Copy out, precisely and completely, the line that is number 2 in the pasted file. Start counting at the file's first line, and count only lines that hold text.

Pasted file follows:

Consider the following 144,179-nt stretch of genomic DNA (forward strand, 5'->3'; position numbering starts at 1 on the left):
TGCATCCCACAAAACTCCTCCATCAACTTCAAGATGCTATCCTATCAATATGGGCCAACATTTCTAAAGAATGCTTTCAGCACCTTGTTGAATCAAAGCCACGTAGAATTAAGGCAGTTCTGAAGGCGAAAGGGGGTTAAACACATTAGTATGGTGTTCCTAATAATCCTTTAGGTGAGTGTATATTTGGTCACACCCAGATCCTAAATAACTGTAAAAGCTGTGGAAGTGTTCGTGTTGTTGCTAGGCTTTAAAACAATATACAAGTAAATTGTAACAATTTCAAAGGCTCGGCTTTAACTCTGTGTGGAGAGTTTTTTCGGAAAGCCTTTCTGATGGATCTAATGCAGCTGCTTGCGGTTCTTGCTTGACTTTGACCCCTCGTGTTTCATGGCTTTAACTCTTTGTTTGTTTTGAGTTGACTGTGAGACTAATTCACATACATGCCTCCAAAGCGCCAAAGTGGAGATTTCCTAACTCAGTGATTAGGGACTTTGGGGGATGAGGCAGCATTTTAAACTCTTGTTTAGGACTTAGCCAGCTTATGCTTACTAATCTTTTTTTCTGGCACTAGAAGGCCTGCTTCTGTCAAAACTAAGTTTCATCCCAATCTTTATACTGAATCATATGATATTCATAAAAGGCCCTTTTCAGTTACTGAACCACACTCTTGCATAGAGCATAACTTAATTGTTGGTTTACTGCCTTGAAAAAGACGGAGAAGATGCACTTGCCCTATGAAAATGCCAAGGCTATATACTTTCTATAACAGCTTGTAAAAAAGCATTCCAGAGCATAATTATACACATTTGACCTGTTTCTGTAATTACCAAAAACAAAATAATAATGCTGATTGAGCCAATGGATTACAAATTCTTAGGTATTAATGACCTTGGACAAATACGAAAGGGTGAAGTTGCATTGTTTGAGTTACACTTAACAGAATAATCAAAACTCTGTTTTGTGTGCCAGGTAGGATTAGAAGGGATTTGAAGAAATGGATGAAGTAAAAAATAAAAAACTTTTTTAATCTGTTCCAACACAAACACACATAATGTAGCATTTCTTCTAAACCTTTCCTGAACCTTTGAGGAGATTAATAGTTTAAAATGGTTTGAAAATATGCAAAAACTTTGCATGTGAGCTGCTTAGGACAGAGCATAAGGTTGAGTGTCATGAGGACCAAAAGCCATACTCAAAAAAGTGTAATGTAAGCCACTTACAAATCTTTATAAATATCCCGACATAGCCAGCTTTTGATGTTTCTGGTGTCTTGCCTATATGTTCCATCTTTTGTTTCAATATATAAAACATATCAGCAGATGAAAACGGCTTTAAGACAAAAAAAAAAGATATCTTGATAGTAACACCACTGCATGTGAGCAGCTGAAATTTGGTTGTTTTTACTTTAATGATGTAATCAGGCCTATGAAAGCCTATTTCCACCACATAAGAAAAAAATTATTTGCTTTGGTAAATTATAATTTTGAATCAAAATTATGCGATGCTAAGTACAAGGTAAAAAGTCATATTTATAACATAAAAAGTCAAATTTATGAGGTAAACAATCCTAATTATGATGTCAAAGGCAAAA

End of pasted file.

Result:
TGCATCCCACAAAACTCCTCCATCAACTTCAAGATGCTATCCTATCAATATGGGCCAACATTTCTAAAGAATGCTTTCAGCACCTTGTTGAATCAAAGCCACGTAGAATTAAGGCAGTTCTGAAGGCGAAAGGGGGTTAAACACATTAGTATGGTGTTCCTAATAATCCTTTAGGTGAGTGTATATTTGGTCACACCCAGATCCTAAATAACTGTAAAAGCTGTGGAAGTGTTCGTGTTGTTGCTAGGCTTTAAAACAATATACAAGTAAATTGTAACAATTTCAAAGGCTCGGCTTTAACTCTGTGTGGAGAGTTTTTTCGGAAAGCCTTTCTGATGGATCTAATGCAGCTGCTTGCGGTTCTTGCTTGACTTTGACCCCTCGTGTTTCATGGCTTTAACTCTTTGTTTGTTTTGAGTTGACTGTGAGACTAATTCACATACATGCCTCCAAAGCGCCAAAGTGGAGATTTCCTAACTCAGTGATTAGGGACTTTGGGGGATGAGGCAGCATTTTAAACTCTTGTTTAGGACTTAGCCAGCTTATGCTTACTAATCTTTTTTTCTGGCACTAGAAGGCCTGCTTCTGTCAAAACTAAGTTTCATCCCAATCTTTATACTGAATCATATGATATTCATAAAAGGCCCTTTTCAGTTACTGAACCACACTCTTGCATAGAGCATAACTTAATTGTTGGTTTACTGCCTTGAAAAAGACGGAGAAGATGCACTTGCCCTATGAAAATGCCAAGGCTATATACTTTCTATAACAGCTTGTAAAAAAGCATTCCAGAGCATAATTATACACATTTGACCTGTTTCTGTAATTACCAAAAACAAAATAATAATGCTGATTGAGCCAATGGATTACAAATTCTTAGGTATTAATGACCTTGGACAAATACGAAAGGGTGAAGTTGCATTGTTTGAGTTACACTTAACAGAATAATCAAAACTCTGTTTTGTGTGCCAGGTAGGATTAGAAGGGATTTGAAGAAATGGATGAAGTAAAAAATAAAAAACTTTTTTAATCTGTTCCAACACAAACACACATAATGTAGCATTTCTTCTAAACCTTTCCTGAACCTTTGAGGAGATTAATAGTTTAAAATGGTTTGAAAATATGCAAAAACTTTGCATGTGAGCTGCTTAGGACAGAGCATAAGGTTGAGTGTCATGAGGACCAAAAGCCATACTCAAAAAAGTGTAATGTAAGCCACTTACAAATCTTTATAAATATCCCGACATAGCCAGCTTTTGATGTTTCTGGTGTCTTGCCTATATGTTCCATCTTTTGTTTCAATATATAAAACATATCAGCAGATGAAAACGGCTTTAAGACAAAAAAAAAAGATATCTTGATAGTAACACCACTGCATGTGAGCAGCTGAAATTTGGTTGTTTTTACTTTAATGATGTAATCAGGCCTATGAAAGCCTATTTCCACCACATAAGAAAAAAATTATTTGCTTTGGTAAATTATAATTTTGAATCAAAATTATGCGATGCTAAGTACAAGGTAAAAAGTCATATTTATAACATAAAAAGTCAAATTTATGAGGTAAACAATCCTAATTATGATGTCAAAGGCAAAA